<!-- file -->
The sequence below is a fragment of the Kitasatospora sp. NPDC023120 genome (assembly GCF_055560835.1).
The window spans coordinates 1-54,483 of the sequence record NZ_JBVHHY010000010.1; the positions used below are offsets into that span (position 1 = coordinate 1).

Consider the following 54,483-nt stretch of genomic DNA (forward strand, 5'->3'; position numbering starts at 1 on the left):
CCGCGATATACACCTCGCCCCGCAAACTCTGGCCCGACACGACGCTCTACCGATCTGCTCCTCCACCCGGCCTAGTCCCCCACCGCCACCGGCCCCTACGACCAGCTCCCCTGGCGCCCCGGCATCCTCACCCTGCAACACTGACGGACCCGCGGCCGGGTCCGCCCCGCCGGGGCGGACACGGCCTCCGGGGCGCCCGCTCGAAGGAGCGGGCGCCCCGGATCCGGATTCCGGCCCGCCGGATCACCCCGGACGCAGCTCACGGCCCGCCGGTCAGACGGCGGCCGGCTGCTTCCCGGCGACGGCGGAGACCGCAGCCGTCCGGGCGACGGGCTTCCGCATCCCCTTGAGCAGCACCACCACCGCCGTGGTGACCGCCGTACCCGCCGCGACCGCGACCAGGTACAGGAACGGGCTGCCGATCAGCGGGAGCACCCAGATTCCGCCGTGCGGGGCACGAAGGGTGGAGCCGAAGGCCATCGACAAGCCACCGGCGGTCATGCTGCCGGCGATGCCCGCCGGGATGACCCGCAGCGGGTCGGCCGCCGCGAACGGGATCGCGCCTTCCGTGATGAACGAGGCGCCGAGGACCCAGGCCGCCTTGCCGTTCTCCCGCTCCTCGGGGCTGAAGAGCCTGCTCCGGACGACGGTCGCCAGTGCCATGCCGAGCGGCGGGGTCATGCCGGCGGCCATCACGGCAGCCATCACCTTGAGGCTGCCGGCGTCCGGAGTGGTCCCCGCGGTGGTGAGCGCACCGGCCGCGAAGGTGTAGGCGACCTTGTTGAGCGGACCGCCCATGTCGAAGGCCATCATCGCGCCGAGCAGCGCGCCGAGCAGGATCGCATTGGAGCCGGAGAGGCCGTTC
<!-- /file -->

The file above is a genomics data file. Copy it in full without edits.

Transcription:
The sequence below is a fragment of the Kitasatospora sp. NPDC023120 genome (assembly GCF_055560835.1).
The window spans coordinates 1-54,483 of the sequence record NZ_JBVHHY010000010.1; the positions used below are offsets into that span (position 1 = coordinate 1).

Consider the following 54,483-nt stretch of genomic DNA (forward strand, 5'->3'; position numbering starts at 1 on the left):
CCGCGATATACACCTCGCCCCGCAAACTCTGGCCCGACACGACGCTCTACCGATCTGCTCCTCCACCCGGCCTAGTCCCCCACCGCCACCGGCCCCTACGACCAGCTCCCCTGGCGCCCCGGCATCCTCACCCTGCAACACTGACGGACCCGCGGCCGGGTCCGCCCCGCCGGGGCGGACACGGCCTCCGGGGCGCCCGCTCGAAGGAGCGGGCGCCCCGGATCCGGATTCCGGCCCGCCGGATCACCCCGGACGCAGCTCACGGCCCGCCGGTCAGACGGCGGCCGGCTGCTTCCCGGCGACGGCGGAGACCGCAGCCGTCCGGGCGACGGGCTTCCGCATCCCCTTGAGCAGCACCACCACCGCCGTGGTGACCGCCGTACCCGCCGCGACCGCGACCAGGTACAGGAACGGGCTGCCGATCAGCGGGAGCACCCAGATTCCGCCGTGCGGGGCACGAAGGGTGGAGCCGAAGGCCATCGACAAGCCACCGGCGGTCATGCTGCCGGCGATGCCCGCCGGGATGACCCGCAGCGGGTCGGCCGCCGCGAACGGGATCGCGCCTTCCGTGATGAACGAGGCGCCGAGGACCCAGGCCGCCTTGCCGTTCTCCCGCTCCTCGGGGCTGAAGAGCCTGCTCCGGACGACGGTCGCCAGTGCCATGCCGAGCGGCGGGGTCATGCCGGCGGCCATCACGGCAGCCATCACCTTGAGGCTGCCGGCGTCCGGAGTGGTCCCCGCGGTGGTGAGCGCACCGGCCGCGAAGGTGTAGGCGACCTTGTTGAGCGGACCGCCCATGTCGAAGGCCATCATCGCGCCGAGCAGCGCGCCGAGCAGGATCGCATTGGAGCCGGAGAGGCCGTTC